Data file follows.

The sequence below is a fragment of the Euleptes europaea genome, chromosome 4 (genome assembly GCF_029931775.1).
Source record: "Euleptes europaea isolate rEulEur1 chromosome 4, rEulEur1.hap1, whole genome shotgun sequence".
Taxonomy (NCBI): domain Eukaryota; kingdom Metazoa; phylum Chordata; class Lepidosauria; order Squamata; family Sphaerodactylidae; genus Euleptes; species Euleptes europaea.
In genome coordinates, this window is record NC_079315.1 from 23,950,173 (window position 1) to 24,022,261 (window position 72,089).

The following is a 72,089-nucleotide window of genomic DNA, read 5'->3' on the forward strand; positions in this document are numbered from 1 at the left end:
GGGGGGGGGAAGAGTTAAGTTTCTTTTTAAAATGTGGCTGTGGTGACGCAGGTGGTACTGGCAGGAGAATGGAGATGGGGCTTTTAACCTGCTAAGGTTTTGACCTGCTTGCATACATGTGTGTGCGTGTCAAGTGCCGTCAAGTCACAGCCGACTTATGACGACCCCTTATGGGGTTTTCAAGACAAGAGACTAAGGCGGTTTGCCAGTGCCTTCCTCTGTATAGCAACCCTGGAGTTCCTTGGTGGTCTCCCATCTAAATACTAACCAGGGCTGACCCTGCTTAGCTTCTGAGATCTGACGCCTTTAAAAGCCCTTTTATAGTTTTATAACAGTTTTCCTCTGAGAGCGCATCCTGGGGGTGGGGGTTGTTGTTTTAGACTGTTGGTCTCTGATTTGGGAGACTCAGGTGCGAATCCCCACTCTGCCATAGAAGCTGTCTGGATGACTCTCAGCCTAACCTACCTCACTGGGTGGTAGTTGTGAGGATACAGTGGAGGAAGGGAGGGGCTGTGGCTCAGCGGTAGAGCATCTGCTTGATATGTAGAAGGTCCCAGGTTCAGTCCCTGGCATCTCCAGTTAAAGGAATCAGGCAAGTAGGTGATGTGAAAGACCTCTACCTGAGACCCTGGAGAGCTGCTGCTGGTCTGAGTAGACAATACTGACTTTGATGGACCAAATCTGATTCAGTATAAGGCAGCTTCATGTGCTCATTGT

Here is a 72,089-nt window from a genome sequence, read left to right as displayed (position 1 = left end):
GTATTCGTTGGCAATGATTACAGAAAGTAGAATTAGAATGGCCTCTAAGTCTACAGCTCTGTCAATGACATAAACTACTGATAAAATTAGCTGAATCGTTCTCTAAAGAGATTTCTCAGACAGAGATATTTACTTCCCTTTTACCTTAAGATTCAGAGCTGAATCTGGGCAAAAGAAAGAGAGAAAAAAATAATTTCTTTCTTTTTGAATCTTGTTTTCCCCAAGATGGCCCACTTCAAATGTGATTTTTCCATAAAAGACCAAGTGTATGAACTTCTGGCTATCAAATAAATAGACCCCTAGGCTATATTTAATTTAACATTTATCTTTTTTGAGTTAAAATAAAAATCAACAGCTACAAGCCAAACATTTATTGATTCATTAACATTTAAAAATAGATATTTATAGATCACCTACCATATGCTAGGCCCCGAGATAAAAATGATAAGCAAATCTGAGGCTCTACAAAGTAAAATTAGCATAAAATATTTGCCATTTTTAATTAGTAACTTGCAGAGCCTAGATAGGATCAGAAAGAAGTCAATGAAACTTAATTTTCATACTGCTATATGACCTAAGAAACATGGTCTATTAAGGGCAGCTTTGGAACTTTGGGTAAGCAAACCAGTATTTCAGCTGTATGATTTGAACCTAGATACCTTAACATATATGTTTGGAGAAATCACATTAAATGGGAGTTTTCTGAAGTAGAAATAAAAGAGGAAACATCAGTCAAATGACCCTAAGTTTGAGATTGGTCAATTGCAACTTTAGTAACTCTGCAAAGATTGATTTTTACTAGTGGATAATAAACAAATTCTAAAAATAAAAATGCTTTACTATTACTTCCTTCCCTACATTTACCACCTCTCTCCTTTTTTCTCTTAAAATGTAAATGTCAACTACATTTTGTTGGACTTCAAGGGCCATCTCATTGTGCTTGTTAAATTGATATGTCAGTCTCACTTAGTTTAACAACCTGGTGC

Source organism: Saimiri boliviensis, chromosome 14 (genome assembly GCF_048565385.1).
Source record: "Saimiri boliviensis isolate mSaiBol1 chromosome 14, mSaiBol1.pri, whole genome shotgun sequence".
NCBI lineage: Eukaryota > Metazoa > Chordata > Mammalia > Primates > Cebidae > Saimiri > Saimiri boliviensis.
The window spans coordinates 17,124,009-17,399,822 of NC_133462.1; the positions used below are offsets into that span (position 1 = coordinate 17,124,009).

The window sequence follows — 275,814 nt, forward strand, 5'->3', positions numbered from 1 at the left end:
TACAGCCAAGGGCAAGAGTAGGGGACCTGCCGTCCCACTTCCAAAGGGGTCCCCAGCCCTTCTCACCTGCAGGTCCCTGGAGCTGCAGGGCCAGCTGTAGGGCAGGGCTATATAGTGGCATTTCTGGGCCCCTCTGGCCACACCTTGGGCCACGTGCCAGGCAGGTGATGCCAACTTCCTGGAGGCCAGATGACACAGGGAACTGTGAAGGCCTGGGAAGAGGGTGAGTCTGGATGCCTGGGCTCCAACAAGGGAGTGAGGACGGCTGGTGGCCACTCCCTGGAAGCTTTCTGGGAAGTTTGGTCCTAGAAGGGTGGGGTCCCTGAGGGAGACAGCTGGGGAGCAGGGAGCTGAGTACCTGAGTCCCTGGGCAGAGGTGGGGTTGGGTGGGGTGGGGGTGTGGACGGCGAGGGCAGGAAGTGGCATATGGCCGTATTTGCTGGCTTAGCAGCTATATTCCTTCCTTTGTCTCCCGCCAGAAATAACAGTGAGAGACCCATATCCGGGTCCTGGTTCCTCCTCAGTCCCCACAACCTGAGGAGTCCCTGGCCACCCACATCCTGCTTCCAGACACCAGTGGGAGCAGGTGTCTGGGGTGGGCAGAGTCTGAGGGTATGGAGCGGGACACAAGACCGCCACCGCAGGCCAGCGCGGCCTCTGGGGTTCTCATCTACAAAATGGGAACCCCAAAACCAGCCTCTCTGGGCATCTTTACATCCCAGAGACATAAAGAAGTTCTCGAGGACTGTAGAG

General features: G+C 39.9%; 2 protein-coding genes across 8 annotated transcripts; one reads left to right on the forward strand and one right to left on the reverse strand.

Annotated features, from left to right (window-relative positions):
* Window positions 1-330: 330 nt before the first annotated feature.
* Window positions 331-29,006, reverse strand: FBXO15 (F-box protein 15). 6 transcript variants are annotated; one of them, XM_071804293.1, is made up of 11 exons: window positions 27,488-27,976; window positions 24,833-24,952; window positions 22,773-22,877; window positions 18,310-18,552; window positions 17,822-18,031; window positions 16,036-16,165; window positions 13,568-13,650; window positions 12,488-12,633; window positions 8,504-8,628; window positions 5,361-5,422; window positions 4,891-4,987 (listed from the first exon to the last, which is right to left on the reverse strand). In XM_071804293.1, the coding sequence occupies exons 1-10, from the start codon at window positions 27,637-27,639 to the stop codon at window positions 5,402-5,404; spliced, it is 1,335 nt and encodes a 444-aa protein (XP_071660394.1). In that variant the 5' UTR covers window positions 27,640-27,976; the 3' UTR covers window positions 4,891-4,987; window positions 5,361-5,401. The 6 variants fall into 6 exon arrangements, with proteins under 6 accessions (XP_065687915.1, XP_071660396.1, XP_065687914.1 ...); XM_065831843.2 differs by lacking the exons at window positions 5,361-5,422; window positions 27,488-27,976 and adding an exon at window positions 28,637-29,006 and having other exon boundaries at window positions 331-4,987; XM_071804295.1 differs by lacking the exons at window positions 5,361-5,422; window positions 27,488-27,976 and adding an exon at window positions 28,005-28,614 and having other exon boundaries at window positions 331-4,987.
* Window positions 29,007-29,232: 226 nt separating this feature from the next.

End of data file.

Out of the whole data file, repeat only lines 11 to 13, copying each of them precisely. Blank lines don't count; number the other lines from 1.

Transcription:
NCBI lineage: Eukaryota > Metazoa > Chordata > Mammalia > Primates > Cebidae > Saimiri > Saimiri boliviensis.
The window spans coordinates 17,124,009-17,399,822 of NC_133462.1; the positions used below are offsets into that span (position 1 = coordinate 17,124,009).

The window sequence follows — 275,814 nt, forward strand, 5'->3', positions numbered from 1 at the left end: